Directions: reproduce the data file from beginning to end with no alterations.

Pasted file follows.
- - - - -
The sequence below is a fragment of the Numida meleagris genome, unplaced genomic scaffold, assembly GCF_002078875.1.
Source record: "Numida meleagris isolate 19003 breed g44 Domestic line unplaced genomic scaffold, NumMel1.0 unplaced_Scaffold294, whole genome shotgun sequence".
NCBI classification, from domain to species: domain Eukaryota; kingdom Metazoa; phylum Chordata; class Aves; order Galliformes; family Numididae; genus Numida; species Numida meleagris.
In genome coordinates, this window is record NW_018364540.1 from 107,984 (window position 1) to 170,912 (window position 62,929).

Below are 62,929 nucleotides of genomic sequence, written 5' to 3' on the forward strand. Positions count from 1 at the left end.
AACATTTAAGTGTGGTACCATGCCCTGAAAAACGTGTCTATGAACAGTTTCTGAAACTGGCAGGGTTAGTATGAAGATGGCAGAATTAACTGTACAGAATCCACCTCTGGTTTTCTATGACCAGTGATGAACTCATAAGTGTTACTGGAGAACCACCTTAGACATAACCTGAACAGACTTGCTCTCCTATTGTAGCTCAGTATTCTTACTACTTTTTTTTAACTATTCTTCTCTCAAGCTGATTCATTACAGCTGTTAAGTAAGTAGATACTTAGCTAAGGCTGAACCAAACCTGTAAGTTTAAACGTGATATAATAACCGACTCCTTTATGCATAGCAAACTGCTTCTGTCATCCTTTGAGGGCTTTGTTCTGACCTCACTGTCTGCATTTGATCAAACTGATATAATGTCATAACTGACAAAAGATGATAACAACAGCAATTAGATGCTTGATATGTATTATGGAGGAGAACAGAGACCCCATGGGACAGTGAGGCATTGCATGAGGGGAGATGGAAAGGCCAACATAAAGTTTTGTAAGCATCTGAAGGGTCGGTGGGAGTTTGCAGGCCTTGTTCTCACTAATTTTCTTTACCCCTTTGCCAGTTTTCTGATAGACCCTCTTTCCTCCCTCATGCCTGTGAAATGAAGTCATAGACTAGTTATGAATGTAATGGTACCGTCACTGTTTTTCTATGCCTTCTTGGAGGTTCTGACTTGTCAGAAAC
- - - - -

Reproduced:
The sequence below is a fragment of the Numida meleagris genome, unplaced genomic scaffold, assembly GCF_002078875.1.
Source record: "Numida meleagris isolate 19003 breed g44 Domestic line unplaced genomic scaffold, NumMel1.0 unplaced_Scaffold294, whole genome shotgun sequence".
NCBI classification, from domain to species: domain Eukaryota; kingdom Metazoa; phylum Chordata; class Aves; order Galliformes; family Numididae; genus Numida; species Numida meleagris.
In genome coordinates, this window is record NW_018364540.1 from 107,984 (window position 1) to 170,912 (window position 62,929).

Below are 62,929 nucleotides of genomic sequence, written 5' to 3' on the forward strand. Positions count from 1 at the left end.
AACATTTAAGTGTGGTACCATGCCCTGAAAAACGTGTCTATGAACAGTTTCTGAAACTGGCAGGGTTAGTATGAAGATGGCAGAATTAACTGTACAGAATCCACCTCTGGTTTTCTATGACCAGTGATGAACTCATAAGTGTTACTGGAGAACCACCTTAGACATAACCTGAACAGACTTGCTCTCCTATTGTAGCTCAGTATTCTTACTACTTTTTTTTAACTATTCTTCTCTCAAGCTGATTCATTACAGCTGTTAAGTAAGTAGATACTTAGCTAAGGCTGAACCAAACCTGTAAGTTTAAACGTGATATAATAACCGACTCCTTTATGCATAGCAAACTGCTTCTGTCATCCTTTGAGGGCTTTGTTCTGACCTCACTGTCTGCATTTGATCAAACTGATATAATGTCATAACTGACAAAAGATGATAACAACAGCAATTAGATGCTTGATATGTATTATGGAGGAGAACAGAGACCCCATGGGACAGTGAGGCATTGCATGAGGGGAGATGGAAAGGCCAACATAAAGTTTTGTAAGCATCTGAAGGGTCGGTGGGAGTTTGCAGGCCTTGTTCTCACTAATTTTCTTTACCCCTTTGCCAGTTTTCTGATAGACCCTCTTTCCTCCCTCATGCCTGTGAAATGAAGTCATAGACTAGTTATGAATGTAATGGTACCGTCACTGTTTTTCTATGCCTTCTTGGAGGTTCTGACTTGTCAGAAAC